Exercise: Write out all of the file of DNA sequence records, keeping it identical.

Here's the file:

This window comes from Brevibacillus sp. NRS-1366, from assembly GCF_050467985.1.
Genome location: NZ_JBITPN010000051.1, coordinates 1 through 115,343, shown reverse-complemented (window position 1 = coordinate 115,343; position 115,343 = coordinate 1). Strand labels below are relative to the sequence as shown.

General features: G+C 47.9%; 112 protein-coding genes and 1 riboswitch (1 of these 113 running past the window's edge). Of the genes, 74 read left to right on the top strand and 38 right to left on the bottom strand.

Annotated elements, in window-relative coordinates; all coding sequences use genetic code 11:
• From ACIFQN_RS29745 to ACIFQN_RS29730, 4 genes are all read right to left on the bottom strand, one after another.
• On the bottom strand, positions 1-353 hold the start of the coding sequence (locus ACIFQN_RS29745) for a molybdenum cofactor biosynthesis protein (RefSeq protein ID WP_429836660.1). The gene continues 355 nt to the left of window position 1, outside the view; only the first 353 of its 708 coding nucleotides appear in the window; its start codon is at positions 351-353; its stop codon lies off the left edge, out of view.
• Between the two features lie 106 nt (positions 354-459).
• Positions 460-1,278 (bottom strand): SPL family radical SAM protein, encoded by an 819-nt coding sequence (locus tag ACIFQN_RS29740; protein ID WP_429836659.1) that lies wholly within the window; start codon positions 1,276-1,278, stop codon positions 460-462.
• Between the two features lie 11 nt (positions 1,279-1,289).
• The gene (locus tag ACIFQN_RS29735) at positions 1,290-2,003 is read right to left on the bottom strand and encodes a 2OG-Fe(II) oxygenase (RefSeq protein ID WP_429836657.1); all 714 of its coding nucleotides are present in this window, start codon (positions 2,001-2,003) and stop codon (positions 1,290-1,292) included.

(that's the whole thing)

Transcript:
This window comes from Brevibacillus sp. NRS-1366, from assembly GCF_050467985.1.
Genome location: NZ_JBITPN010000051.1, coordinates 1 through 115,343, shown reverse-complemented (window position 1 = coordinate 115,343; position 115,343 = coordinate 1). Strand labels below are relative to the sequence as shown.

General features: G+C 47.9%; 112 protein-coding genes and 1 riboswitch (1 of these 113 running past the window's edge). Of the genes, 74 read left to right on the top strand and 38 right to left on the bottom strand.

Annotated elements, in window-relative coordinates; all coding sequences use genetic code 11:
• From ACIFQN_RS29745 to ACIFQN_RS29730, 4 genes are all read right to left on the bottom strand, one after another.
• On the bottom strand, positions 1-353 hold the start of the coding sequence (locus ACIFQN_RS29745) for a molybdenum cofactor biosynthesis protein (RefSeq protein ID WP_429836660.1). The gene continues 355 nt to the left of window position 1, outside the view; only the first 353 of its 708 coding nucleotides appear in the window; its start codon is at positions 351-353; its stop codon lies off the left edge, out of view.
• Between the two features lie 106 nt (positions 354-459).
• Positions 460-1,278 (bottom strand): SPL family radical SAM protein, encoded by an 819-nt coding sequence (locus tag ACIFQN_RS29740; protein ID WP_429836659.1) that lies wholly within the window; start codon positions 1,276-1,278, stop codon positions 460-462.
• Between the two features lie 11 nt (positions 1,279-1,289).
• The gene (locus tag ACIFQN_RS29735) at positions 1,290-2,003 is read right to left on the bottom strand and encodes a 2OG-Fe(II) oxygenase (RefSeq protein ID WP_429836657.1); all 714 of its coding nucleotides are present in this window, start codon (positions 2,001-2,003) and stop codon (positions 1,290-1,292) included.